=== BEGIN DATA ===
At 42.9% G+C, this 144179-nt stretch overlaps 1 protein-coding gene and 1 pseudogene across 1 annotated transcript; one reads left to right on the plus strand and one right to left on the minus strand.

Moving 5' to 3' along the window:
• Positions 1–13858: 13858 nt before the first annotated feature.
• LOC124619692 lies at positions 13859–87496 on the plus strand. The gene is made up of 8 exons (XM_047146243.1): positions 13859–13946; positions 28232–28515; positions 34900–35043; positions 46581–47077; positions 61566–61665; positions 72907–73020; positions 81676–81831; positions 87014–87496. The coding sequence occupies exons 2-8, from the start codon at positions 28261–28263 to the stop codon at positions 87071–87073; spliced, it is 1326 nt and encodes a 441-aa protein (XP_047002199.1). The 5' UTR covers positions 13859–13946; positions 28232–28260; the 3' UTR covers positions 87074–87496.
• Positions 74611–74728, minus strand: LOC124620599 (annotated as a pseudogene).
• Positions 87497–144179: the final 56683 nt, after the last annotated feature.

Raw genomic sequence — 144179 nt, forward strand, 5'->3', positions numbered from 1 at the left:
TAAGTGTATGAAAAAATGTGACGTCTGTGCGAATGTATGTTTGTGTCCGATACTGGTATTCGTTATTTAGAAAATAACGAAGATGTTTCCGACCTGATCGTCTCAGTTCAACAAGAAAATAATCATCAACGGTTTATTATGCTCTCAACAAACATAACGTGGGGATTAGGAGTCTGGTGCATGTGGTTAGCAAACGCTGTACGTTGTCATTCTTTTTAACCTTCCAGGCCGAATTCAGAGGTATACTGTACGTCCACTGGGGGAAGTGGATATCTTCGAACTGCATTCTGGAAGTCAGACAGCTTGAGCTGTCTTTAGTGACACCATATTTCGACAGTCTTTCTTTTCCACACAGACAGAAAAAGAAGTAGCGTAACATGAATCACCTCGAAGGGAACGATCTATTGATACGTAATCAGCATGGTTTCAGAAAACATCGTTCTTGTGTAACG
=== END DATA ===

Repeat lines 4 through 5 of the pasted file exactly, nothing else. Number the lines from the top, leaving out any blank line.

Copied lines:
• LOC124619692 lies at positions 13859–87496 on the plus strand. The gene is made up of 8 exons (XM_047146243.1): positions 13859–13946; positions 28232–28515; positions 34900–35043; positions 46581–47077; positions 61566–61665; positions 72907–73020; positions 81676–81831; positions 87014–87496. The coding sequence occupies exons 2-8, from the start codon at positions 28261–28263 to the stop codon at positions 87071–87073; spliced, it is 1326 nt and encodes a 441-aa protein (XP_047002199.1). The 5' UTR covers positions 13859–13946; positions 28232–28260; the 3' UTR covers positions 87074–87496.
• Positions 74611–74728, minus strand: LOC124620599 (annotated as a pseudogene).